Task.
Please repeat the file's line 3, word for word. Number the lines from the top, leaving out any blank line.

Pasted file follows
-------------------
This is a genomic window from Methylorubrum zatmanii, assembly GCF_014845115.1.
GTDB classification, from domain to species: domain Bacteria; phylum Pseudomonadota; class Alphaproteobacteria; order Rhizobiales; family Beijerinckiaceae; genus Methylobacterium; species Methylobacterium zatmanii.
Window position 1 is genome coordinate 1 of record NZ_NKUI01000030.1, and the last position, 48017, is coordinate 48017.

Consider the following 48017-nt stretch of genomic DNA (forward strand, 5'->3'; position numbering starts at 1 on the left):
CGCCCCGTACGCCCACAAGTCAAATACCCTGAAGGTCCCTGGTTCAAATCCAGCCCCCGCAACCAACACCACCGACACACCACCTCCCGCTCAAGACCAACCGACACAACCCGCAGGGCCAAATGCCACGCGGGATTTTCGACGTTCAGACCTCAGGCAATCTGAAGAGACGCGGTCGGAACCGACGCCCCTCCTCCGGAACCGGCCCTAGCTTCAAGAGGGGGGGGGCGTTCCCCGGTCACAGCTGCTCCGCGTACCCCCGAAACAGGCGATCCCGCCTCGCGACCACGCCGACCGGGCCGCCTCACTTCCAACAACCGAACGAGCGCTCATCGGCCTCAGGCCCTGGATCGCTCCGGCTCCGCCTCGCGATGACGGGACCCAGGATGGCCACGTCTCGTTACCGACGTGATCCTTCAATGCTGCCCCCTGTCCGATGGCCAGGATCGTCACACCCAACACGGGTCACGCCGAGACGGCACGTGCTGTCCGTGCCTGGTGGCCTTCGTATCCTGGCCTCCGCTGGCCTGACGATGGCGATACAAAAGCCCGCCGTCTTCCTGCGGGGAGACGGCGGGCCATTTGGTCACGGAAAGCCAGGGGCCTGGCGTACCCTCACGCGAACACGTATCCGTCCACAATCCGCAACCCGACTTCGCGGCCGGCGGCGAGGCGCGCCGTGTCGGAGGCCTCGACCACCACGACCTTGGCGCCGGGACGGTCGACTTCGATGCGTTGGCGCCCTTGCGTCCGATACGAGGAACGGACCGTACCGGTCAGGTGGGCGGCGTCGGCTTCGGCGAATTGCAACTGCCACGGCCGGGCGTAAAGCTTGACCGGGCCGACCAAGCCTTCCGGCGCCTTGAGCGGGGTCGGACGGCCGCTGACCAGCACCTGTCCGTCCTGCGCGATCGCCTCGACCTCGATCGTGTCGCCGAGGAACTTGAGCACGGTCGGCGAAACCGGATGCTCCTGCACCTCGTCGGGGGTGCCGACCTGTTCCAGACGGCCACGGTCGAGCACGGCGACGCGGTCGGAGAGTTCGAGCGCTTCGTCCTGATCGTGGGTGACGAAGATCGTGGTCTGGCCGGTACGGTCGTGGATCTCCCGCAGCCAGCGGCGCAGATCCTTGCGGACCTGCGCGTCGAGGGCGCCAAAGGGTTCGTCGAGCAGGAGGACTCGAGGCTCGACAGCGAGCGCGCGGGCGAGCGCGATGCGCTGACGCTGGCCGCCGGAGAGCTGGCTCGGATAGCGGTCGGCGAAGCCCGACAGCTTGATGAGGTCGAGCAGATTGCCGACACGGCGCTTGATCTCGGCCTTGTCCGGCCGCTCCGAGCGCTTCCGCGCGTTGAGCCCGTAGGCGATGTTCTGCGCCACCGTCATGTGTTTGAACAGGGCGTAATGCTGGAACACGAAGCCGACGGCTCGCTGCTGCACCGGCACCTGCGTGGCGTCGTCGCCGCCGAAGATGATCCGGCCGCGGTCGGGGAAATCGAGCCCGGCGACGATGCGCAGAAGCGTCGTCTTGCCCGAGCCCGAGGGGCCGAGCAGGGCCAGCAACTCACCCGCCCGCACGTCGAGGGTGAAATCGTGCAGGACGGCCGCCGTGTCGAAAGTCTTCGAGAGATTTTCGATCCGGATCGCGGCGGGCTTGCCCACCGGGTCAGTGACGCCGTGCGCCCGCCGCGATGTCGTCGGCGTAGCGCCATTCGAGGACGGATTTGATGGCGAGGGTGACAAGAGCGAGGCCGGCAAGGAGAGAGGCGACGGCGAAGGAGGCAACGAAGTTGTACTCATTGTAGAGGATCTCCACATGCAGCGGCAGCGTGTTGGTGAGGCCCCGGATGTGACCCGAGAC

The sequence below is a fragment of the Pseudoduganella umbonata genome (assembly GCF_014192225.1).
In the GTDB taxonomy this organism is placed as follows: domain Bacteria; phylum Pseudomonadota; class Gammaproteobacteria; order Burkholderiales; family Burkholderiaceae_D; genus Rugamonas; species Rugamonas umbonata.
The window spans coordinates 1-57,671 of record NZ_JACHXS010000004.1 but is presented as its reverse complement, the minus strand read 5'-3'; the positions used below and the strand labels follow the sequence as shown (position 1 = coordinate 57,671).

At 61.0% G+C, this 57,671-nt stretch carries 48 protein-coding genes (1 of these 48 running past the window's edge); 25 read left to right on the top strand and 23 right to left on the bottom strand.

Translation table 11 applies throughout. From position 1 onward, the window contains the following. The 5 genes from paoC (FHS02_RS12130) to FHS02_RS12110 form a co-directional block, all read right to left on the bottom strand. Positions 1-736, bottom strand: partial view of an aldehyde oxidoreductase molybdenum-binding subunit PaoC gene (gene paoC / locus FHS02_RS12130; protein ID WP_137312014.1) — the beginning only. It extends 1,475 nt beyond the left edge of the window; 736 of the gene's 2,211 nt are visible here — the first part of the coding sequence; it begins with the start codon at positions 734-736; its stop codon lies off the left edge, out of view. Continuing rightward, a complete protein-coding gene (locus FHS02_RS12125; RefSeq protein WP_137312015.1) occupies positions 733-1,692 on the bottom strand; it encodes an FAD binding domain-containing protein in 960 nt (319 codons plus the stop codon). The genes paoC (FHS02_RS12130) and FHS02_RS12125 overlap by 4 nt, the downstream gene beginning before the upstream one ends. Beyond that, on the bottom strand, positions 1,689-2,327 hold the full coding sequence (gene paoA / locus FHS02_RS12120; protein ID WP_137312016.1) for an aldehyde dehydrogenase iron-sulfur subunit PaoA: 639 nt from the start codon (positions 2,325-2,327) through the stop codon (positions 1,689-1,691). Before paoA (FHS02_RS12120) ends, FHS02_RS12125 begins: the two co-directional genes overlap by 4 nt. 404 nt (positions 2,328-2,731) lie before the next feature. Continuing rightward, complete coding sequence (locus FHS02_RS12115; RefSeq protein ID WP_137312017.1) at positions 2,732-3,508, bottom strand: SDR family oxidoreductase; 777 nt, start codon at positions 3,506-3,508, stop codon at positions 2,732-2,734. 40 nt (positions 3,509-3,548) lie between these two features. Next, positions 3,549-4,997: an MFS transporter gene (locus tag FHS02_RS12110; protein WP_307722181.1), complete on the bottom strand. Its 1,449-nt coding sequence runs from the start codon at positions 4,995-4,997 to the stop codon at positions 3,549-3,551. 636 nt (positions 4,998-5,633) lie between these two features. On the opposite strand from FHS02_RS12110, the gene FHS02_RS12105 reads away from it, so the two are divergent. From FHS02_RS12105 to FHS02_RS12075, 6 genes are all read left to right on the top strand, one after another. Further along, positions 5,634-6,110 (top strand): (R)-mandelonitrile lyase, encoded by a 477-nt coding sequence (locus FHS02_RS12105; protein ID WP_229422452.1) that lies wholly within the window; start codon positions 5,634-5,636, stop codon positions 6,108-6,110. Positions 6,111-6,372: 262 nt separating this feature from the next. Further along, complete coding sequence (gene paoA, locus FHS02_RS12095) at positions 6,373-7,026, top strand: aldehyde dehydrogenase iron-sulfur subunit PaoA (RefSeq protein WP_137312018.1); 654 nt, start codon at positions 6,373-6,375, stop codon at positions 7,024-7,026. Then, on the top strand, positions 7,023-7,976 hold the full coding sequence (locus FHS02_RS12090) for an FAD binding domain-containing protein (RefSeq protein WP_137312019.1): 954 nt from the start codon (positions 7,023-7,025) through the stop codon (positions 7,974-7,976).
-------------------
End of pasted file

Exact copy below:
Window position 1 is genome coordinate 1 of record NZ_NKUI01000030.1, and the last position, 48017, is coordinate 48017.